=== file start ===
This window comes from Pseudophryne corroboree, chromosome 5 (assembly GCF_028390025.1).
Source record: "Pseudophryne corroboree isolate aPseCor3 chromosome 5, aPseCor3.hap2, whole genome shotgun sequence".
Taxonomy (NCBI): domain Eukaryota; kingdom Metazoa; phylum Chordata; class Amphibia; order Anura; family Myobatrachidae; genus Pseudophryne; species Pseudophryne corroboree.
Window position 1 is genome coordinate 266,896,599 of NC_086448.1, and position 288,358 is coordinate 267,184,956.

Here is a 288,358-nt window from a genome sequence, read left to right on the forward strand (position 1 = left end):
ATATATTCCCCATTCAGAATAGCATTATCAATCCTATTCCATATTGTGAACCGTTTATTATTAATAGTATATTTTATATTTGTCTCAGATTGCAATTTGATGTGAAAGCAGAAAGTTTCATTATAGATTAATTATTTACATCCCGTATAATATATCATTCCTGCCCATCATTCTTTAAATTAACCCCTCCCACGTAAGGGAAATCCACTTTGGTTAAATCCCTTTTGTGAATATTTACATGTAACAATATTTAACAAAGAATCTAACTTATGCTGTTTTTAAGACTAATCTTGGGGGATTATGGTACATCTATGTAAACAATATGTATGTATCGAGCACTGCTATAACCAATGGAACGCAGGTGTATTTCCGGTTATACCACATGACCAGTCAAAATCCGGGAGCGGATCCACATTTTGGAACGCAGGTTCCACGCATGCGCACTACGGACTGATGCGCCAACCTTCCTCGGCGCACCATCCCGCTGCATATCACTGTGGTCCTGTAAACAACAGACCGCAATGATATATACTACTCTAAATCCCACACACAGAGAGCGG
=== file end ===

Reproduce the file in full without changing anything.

This window comes from Pseudophryne corroboree, chromosome 5 (assembly GCF_028390025.1).
Source record: "Pseudophryne corroboree isolate aPseCor3 chromosome 5, aPseCor3.hap2, whole genome shotgun sequence".
Taxonomy (NCBI): domain Eukaryota; kingdom Metazoa; phylum Chordata; class Amphibia; order Anura; family Myobatrachidae; genus Pseudophryne; species Pseudophryne corroboree.
Window position 1 is genome coordinate 266,896,599 of NC_086448.1, and position 288,358 is coordinate 267,184,956.

Here is a 288,358-nt window from a genome sequence, read left to right on the forward strand (position 1 = left end):
ATATATTCCCCATTCAGAATAGCATTATCAATCCTATTCCATATTGTGAACCGTTTATTATTAATAGTATATTTTATATTTGTCTCAGATTGCAATTTGATGTGAAAGCAGAAAGTTTCATTATAGATTAATTATTTACATCCCGTATAATATATCATTCCTGCCCATCATTCTTTAAATTAACCCCTCCCACGTAAGGGAAATCCACTTTGGTTAAATCCCTTTTGTGAATATTTACATGTAACAATATTTAACAAAGAATCTAACTTATGCTGTTTTTAAGACTAATCTTGGGGGATTATGGTACATCTATGTAAACAATATGTATGTATCGAGCACTGCTATAACCAATGGAACGCAGGTGTATTTCCGGTTATACCACATGACCAGTCAAAATCCGGGAGCGGATCCACATTTTGGAACGCAGGTTCCACGCATGCGCACTACGGACTGATGCGCCAACCTTCCTCGGCGCACCATCCCGCTGCATATCACTGTGGTCCTGTAAACAACAGACCGCAATGATATATACTACTCTAAATCCCACACACAGAGAGCGG